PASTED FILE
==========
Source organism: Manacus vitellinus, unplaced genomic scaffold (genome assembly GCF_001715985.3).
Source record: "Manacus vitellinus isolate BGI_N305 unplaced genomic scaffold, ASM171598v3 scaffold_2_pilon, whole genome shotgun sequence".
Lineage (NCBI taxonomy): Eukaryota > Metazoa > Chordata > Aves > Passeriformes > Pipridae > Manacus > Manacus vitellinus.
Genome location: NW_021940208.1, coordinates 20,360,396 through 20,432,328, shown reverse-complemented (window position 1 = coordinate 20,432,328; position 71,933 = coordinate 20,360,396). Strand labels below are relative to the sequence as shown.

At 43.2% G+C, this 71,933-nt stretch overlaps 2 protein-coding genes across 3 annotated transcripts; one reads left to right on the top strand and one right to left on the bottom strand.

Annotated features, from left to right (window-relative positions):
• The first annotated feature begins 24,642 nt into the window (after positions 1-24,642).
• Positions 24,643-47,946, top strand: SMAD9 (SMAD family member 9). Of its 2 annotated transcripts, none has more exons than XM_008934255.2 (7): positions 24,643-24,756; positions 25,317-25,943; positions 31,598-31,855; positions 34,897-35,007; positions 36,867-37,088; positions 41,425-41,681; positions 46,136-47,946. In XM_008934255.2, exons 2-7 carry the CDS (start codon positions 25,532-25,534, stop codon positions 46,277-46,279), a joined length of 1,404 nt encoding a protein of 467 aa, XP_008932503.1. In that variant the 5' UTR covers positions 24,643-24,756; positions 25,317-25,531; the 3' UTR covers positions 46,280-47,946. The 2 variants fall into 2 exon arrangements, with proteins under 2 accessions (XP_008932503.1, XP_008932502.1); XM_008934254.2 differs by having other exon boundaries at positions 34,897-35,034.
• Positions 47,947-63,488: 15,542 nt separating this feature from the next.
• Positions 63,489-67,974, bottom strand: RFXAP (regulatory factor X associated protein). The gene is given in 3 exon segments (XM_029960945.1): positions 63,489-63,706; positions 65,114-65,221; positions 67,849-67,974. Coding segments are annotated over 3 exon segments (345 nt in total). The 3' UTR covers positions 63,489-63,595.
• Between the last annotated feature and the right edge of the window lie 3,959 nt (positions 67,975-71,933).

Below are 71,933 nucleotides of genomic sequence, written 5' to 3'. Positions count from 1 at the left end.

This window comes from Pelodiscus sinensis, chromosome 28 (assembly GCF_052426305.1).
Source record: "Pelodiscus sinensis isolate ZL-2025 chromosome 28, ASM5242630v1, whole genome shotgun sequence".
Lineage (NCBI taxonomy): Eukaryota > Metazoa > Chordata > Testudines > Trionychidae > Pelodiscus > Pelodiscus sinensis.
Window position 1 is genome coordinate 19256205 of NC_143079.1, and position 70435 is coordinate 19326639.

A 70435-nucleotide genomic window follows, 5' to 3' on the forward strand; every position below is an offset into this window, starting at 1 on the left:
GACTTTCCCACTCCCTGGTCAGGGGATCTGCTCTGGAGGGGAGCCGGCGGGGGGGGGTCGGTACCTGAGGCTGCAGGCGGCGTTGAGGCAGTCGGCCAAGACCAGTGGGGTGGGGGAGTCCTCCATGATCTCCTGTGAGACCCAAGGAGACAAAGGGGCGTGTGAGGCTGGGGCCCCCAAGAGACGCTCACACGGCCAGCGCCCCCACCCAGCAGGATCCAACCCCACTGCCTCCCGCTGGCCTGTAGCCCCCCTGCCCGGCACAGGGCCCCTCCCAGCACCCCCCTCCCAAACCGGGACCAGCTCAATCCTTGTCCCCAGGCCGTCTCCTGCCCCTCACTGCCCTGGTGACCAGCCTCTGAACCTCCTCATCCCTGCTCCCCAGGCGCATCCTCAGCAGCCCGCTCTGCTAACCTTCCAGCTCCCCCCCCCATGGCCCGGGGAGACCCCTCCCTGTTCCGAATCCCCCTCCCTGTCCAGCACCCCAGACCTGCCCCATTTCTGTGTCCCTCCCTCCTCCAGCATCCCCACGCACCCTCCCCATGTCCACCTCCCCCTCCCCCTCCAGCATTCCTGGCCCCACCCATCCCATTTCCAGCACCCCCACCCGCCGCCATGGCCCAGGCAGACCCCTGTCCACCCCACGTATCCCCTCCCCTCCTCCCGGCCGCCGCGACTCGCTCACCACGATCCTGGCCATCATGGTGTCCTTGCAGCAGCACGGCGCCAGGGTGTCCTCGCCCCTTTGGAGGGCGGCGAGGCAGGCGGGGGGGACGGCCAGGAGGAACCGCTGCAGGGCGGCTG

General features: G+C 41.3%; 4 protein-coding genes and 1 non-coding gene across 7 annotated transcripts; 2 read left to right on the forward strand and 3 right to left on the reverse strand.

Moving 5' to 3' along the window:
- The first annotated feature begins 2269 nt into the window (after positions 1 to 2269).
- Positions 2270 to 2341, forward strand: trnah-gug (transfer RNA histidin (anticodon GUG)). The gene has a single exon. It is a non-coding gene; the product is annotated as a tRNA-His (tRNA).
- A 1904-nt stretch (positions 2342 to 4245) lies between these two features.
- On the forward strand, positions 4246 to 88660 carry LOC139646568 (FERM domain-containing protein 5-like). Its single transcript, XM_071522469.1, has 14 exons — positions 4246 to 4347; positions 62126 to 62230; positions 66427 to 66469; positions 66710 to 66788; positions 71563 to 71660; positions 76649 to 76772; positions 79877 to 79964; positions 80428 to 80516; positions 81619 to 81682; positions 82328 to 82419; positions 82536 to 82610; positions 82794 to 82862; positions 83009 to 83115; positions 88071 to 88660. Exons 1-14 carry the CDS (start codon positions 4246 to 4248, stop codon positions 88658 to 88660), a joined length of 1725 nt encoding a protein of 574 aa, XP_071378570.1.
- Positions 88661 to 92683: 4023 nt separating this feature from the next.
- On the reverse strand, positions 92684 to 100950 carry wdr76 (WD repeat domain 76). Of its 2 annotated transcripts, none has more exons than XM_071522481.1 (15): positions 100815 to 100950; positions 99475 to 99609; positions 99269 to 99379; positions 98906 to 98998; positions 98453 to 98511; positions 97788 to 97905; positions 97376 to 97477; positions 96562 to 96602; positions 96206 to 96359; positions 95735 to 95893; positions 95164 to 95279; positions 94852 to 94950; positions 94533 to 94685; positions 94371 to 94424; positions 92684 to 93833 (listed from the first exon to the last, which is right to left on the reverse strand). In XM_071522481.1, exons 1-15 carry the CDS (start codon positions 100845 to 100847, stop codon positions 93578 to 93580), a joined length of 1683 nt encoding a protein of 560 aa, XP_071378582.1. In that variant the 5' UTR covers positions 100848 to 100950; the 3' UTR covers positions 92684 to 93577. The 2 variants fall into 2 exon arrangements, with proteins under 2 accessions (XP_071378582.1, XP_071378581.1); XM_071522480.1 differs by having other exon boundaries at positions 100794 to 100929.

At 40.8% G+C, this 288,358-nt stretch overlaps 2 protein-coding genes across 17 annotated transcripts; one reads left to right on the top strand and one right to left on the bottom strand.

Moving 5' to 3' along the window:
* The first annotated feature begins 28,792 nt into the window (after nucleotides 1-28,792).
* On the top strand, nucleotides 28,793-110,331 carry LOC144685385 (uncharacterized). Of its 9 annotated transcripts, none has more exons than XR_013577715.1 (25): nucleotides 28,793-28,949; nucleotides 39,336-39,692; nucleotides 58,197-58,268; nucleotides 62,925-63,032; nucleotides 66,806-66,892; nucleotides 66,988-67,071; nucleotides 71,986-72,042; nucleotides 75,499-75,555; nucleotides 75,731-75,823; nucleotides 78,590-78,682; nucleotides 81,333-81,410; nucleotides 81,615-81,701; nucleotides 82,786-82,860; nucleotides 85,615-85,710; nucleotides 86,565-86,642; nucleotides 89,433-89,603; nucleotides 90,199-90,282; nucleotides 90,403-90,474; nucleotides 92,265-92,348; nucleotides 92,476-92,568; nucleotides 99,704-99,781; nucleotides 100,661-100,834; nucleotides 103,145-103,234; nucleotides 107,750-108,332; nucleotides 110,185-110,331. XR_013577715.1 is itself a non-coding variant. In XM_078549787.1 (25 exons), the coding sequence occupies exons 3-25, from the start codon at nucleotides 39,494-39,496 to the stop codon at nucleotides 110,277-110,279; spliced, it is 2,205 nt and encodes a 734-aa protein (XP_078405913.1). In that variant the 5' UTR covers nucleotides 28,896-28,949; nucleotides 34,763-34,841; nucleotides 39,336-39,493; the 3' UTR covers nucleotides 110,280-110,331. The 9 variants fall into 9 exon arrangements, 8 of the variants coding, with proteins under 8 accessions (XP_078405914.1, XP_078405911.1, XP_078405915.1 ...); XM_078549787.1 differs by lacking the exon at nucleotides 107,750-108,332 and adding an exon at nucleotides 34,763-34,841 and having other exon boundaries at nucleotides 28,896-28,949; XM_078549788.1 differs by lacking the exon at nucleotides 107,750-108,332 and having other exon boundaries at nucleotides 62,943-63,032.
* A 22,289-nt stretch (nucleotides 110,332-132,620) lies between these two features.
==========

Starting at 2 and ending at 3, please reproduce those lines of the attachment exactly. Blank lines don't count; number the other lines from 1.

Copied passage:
Source record: "Manacus vitellinus isolate BGI_N305 unplaced genomic scaffold, ASM171598v3 scaffold_2_pilon, whole genome shotgun sequence".
Lineage (NCBI taxonomy): Eukaryota > Metazoa > Chordata > Aves > Passeriformes > Pipridae > Manacus > Manacus vitellinus.